The Importance of Calcium & Phosphorus in your horses diet
The Importance of Calcium and Phosphorus in your horses diet
Dietarily, minerals should be regarded as a group rather than individually. As the intake of a mineral increases above that needed, the amount absorbed and/or excreted in the urine and/or faeces also increases. An excess amount absorbed may be harmful. That not absorbed may bind other minerals, decreasing their absorption and possibly resulting in a deficiency of these minerals. This basically means that all minerals work together and should be available at not only the correct amounts in the diet but also in the correct proportion to each other.
It is the balanced amount of all minerals in the diet that is important.
Indiscriminately adding one or even several minerals to the diet is likely to be more harmful than beneficial. Minerals, therefore, should not be added to the diet unless it is known which ones and how much are needed.
The main minerals of concern in feeding horses are calcium, phosphorus, salt (sodium chloride), in some geographical areas selenium, and for growth copper and zinc.
Calcium and Phosphorus
Calcium and phosphorus comprise about 70% of the mineral content of the body and from 30 to 50% of the minerals in milk. About 99% of the calcium and over 80% of the phosphorus in the body are in the bones and teeth. However, both calcium and phosphorus play a critical role in numerous other body functions.
Calcium – necessary for blood coagulation, cell membrane function, glandular secretion, temperature regulation, the regulation of the activity of many enzymes, and mitochondrial and neuromuscular functions.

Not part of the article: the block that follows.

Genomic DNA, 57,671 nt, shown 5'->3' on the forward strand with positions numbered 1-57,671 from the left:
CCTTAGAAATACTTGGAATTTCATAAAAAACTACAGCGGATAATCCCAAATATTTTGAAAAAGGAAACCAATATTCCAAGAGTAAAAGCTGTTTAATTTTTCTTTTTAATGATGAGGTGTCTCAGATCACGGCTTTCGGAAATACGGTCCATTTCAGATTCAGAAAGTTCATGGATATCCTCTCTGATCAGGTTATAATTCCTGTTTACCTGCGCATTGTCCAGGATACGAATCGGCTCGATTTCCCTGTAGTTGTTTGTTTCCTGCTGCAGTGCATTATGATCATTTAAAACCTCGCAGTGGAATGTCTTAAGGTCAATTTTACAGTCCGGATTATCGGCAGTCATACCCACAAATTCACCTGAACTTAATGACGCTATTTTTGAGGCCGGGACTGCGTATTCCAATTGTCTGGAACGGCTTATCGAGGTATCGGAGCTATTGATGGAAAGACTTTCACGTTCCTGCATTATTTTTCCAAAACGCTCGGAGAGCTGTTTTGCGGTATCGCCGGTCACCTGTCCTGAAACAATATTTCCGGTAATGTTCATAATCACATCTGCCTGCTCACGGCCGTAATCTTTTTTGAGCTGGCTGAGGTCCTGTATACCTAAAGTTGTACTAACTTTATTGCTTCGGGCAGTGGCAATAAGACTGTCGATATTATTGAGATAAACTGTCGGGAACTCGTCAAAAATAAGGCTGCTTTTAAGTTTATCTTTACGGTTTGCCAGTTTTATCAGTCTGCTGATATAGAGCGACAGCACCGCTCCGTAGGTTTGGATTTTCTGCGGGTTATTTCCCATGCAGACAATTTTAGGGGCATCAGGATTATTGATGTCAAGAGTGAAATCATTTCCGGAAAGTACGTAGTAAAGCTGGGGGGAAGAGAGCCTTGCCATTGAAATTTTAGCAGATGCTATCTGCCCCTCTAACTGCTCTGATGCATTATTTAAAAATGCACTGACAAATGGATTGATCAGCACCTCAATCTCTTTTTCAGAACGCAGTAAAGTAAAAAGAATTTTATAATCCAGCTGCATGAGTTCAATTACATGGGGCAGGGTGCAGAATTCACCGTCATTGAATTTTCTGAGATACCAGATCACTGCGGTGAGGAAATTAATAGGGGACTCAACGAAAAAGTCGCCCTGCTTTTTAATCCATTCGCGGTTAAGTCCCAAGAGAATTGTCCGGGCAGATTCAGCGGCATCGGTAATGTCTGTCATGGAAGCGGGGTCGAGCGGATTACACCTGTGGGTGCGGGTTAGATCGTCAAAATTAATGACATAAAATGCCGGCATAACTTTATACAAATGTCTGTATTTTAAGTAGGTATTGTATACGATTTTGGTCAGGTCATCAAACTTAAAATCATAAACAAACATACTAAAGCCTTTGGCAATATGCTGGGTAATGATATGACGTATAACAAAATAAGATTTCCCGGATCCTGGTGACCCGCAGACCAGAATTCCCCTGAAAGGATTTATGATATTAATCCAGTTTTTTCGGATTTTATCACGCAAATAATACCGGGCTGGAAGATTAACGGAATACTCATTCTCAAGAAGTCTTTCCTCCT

Phosphorus – necessary as a buffer, for energy metabolism and for numerous other cellular functions.
Dietary calcium and phosphorus deficiencies or excesses result in excess mobilisation or deposition of these minerals in bone, causing skeletal disease. Skeletal disease is usually classified in the following manner:
- Too little bone due to
a) inadequate osteoid production, resulting in osteoporosis (e.g. due to a mild prolonged calcium deficiency in the older animal)
b) insufficient osteoid mineralisation, which produces
(i) crickets in growing animals, and
(ii) osteomalacia in adults (a softening of the bones with accompanying pain and weakness)|
c) excess mineral resorption, resulting in fibrous osteodystrophy, e.g. due to a calcium deficiency-induced hyperparathyroidism
- Too much bone, termed osteopetrosis, due to excessive bone mineralisation with insufficient bone resorption, e.g. due to excess calcium
Horses are more likely to suffer from a lack of calcium or phosphorus, and as a result skeletal diseases, than from a lack of any other minerals. As a nutritionist it is important to stay up to date with research carried out on recommended levels of minerals such as calcium and phosphorus. In my analysis of rations, particularly for growing foals, the amounts of calcium and phosphorus recommended in the horse’s daily diet have been increased by 15 to 20% because:
- The amount necessary to maximise bone strength and ash content is approximately this much higher than that required to maximise growth rate (Cromwell, 1984)
- The incidence of equine developmental orthopaedic disease has been reported to be lower with higher dietary levels (Knight et al., 1985)
- Amounts even higher than those recommended are not harmful (Schryver et al., 1987, Whitlock et al., 1970)
To meet an animal’s needs, the diet must not only contain adequate amounts of appropriate nutrients, but, in addition, the animal must be able to absorb and utilise them. A number of substances in the diet may decrease either calcium or phosphorus absorption.